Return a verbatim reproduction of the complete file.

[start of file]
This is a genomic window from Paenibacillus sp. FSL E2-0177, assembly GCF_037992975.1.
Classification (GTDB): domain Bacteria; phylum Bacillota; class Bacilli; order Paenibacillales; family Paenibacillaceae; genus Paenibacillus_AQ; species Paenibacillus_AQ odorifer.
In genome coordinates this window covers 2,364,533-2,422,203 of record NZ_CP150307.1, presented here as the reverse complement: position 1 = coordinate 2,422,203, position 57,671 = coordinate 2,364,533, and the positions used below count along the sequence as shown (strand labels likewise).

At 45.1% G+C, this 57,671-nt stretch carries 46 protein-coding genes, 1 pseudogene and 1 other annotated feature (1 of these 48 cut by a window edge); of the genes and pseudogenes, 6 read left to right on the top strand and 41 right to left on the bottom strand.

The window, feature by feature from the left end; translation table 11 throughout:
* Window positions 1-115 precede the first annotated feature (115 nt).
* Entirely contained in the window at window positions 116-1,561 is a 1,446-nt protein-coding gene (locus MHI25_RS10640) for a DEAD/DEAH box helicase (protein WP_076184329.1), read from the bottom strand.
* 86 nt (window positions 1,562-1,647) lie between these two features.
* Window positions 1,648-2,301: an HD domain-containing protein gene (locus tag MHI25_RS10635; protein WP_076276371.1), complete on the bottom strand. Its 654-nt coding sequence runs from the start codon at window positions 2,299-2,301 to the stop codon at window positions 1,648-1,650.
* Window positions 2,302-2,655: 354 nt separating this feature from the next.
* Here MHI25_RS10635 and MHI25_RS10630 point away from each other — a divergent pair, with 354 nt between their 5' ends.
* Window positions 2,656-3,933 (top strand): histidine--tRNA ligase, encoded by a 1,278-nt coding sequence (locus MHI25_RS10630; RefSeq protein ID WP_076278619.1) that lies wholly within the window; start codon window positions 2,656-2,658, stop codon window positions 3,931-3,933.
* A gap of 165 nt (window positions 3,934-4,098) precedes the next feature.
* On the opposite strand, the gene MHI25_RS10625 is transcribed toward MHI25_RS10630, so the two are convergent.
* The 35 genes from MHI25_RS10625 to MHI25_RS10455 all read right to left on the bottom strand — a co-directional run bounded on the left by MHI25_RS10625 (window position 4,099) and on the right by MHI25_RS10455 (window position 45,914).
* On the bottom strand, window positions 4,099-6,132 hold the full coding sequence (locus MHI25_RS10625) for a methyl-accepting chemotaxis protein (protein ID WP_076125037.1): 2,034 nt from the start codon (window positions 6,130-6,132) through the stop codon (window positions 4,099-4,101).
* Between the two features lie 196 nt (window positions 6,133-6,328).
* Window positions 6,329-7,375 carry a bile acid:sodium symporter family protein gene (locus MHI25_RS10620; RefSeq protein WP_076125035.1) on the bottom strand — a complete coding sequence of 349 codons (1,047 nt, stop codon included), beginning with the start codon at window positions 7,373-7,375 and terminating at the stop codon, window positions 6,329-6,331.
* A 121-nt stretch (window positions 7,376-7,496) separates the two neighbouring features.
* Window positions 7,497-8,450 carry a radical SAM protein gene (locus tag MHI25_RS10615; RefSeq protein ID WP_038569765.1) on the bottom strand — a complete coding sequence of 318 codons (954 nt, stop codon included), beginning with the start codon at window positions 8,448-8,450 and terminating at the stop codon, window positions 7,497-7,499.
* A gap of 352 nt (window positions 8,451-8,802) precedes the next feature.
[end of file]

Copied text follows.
This is a genomic window from Paenibacillus sp. FSL E2-0177, assembly GCF_037992975.1.
Classification (GTDB): domain Bacteria; phylum Bacillota; class Bacilli; order Paenibacillales; family Paenibacillaceae; genus Paenibacillus_AQ; species Paenibacillus_AQ odorifer.
In genome coordinates this window covers 2,364,533-2,422,203 of record NZ_CP150307.1, presented here as the reverse complement: position 1 = coordinate 2,422,203, position 57,671 = coordinate 2,364,533, and the positions used below count along the sequence as shown (strand labels likewise).

At 45.1% G+C, this 57,671-nt stretch carries 46 protein-coding genes, 1 pseudogene and 1 other annotated feature (1 of these 48 cut by a window edge); of the genes and pseudogenes, 6 read left to right on the top strand and 41 right to left on the bottom strand.

The window, feature by feature from the left end; translation table 11 throughout:
* Window positions 1-115 precede the first annotated feature (115 nt).
* Entirely contained in the window at window positions 116-1,561 is a 1,446-nt protein-coding gene (locus MHI25_RS10640) for a DEAD/DEAH box helicase (protein WP_076184329.1), read from the bottom strand.
* 86 nt (window positions 1,562-1,647) lie between these two features.
* Window positions 1,648-2,301: an HD domain-containing protein gene (locus tag MHI25_RS10635; protein WP_076276371.1), complete on the bottom strand. Its 654-nt coding sequence runs from the start codon at window positions 2,299-2,301 to the stop codon at window positions 1,648-1,650.
* Window positions 2,302-2,655: 354 nt separating this feature from the next.
* Here MHI25_RS10635 and MHI25_RS10630 point away from each other — a divergent pair, with 354 nt between their 5' ends.
* Window positions 2,656-3,933 (top strand): histidine--tRNA ligase, encoded by a 1,278-nt coding sequence (locus MHI25_RS10630; RefSeq protein ID WP_076278619.1) that lies wholly within the window; start codon window positions 2,656-2,658, stop codon window positions 3,931-3,933.
* A gap of 165 nt (window positions 3,934-4,098) precedes the next feature.
* On the opposite strand, the gene MHI25_RS10625 is transcribed toward MHI25_RS10630, so the two are convergent.
* The 35 genes from MHI25_RS10625 to MHI25_RS10455 all read right to left on the bottom strand — a co-directional run bounded on the left by MHI25_RS10625 (window position 4,099) and on the right by MHI25_RS10455 (window position 45,914).
* On the bottom strand, window positions 4,099-6,132 hold the full coding sequence (locus MHI25_RS10625) for a methyl-accepting chemotaxis protein (protein ID WP_076125037.1): 2,034 nt from the start codon (window positions 6,130-6,132) through the stop codon (window positions 4,099-4,101).
* Between the two features lie 196 nt (window positions 6,133-6,328).
* Window positions 6,329-7,375 carry a bile acid:sodium symporter family protein gene (locus MHI25_RS10620; RefSeq protein WP_076125035.1) on the bottom strand — a complete coding sequence of 349 codons (1,047 nt, stop codon included), beginning with the start codon at window positions 7,373-7,375 and terminating at the stop codon, window positions 6,329-6,331.
* A 121-nt stretch (window positions 7,376-7,496) separates the two neighbouring features.
* Window positions 7,497-8,450 carry a radical SAM protein gene (locus tag MHI25_RS10615; RefSeq protein ID WP_038569765.1) on the bottom strand — a complete coding sequence of 318 codons (954 nt, stop codon included), beginning with the start codon at window positions 8,448-8,450 and terminating at the stop codon, window positions 7,497-7,499.
* A gap of 352 nt (window positions 8,451-8,802) precedes the next feature.